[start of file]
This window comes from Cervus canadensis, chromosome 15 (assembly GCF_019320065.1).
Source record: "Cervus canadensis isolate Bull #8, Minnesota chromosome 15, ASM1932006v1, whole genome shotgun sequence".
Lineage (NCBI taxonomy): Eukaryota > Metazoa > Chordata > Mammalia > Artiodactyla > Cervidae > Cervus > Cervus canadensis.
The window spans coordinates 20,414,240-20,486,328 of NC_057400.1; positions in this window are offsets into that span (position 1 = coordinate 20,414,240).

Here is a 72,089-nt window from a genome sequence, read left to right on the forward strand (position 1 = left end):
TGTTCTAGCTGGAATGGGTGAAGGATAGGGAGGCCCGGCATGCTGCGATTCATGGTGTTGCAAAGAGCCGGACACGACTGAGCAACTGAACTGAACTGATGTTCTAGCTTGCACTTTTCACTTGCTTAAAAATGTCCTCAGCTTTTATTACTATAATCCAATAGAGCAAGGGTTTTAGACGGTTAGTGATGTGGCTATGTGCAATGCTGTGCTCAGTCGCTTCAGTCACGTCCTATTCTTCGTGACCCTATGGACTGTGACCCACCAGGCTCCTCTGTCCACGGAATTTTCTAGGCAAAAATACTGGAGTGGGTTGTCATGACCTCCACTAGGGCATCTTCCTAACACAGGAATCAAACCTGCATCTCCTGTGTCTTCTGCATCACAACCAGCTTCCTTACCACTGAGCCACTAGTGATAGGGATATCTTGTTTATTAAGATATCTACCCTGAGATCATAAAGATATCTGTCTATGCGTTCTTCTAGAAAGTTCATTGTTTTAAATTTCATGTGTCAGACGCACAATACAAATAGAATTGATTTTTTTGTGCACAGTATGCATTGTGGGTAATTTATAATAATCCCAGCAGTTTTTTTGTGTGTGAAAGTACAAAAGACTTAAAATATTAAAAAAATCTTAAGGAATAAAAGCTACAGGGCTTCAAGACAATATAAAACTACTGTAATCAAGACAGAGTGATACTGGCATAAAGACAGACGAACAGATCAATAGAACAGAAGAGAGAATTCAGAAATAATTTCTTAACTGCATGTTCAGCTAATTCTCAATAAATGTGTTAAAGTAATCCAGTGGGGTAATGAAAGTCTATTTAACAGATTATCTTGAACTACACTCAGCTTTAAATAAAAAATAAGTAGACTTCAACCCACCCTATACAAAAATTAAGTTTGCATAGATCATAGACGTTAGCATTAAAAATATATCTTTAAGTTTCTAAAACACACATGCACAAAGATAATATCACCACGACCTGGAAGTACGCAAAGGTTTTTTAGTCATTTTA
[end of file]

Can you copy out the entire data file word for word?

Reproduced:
This window comes from Cervus canadensis, chromosome 15 (assembly GCF_019320065.1).
Source record: "Cervus canadensis isolate Bull #8, Minnesota chromosome 15, ASM1932006v1, whole genome shotgun sequence".
Lineage (NCBI taxonomy): Eukaryota > Metazoa > Chordata > Mammalia > Artiodactyla > Cervidae > Cervus > Cervus canadensis.
The window spans coordinates 20,414,240-20,486,328 of NC_057400.1; positions in this window are offsets into that span (position 1 = coordinate 20,414,240).

Here is a 72,089-nt window from a genome sequence, read left to right on the forward strand (position 1 = left end):
TGTTCTAGCTGGAATGGGTGAAGGATAGGGAGGCCCGGCATGCTGCGATTCATGGTGTTGCAAAGAGCCGGACACGACTGAGCAACTGAACTGAACTGATGTTCTAGCTTGCACTTTTCACTTGCTTAAAAATGTCCTCAGCTTTTATTACTATAATCCAATAGAGCAAGGGTTTTAGACGGTTAGTGATGTGGCTATGTGCAATGCTGTGCTCAGTCGCTTCAGTCACGTCCTATTCTTCGTGACCCTATGGACTGTGACCCACCAGGCTCCTCTGTCCACGGAATTTTCTAGGCAAAAATACTGGAGTGGGTTGTCATGACCTCCACTAGGGCATCTTCCTAACACAGGAATCAAACCTGCATCTCCTGTGTCTTCTGCATCACAACCAGCTTCCTTACCACTGAGCCACTAGTGATAGGGATATCTTGTTTATTAAGATATCTACCCTGAGATCATAAAGATATCTGTCTATGCGTTCTTCTAGAAAGTTCATTGTTTTAAATTTCATGTGTCAGACGCACAATACAAATAGAATTGATTTTTTTGTGCACAGTATGCATTGTGGGTAATTTATAATAATCCCAGCAGTTTTTTTGTGTGTGAAAGTACAAAAGACTTAAAATATTAAAAAAATCTTAAGGAATAAAAGCTACAGGGCTTCAAGACAATATAAAACTACTGTAATCAAGACAGAGTGATACTGGCATAAAGACAGACGAACAGATCAATAGAACAGAAGAGAGAATTCAGAAATAATTTCTTAACTGCATGTTCAGCTAATTCTCAATAAATGTGTTAAAGTAATCCAGTGGGGTAATGAAAGTCTATTTAACAGATTATCTTGAACTACACTCAGCTTTAAATAAAAAATAAGTAGACTTCAACCCACCCTATACAAAAATTAAGTTTGCATAGATCATAGACGTTAGCATTAAAAATATATCTTTAAGTTTCTAAAACACACATGCACAAAGATAATATCACCACGACCTGGAAGTACGCAAAGGTTTTTTAGTCATTTTA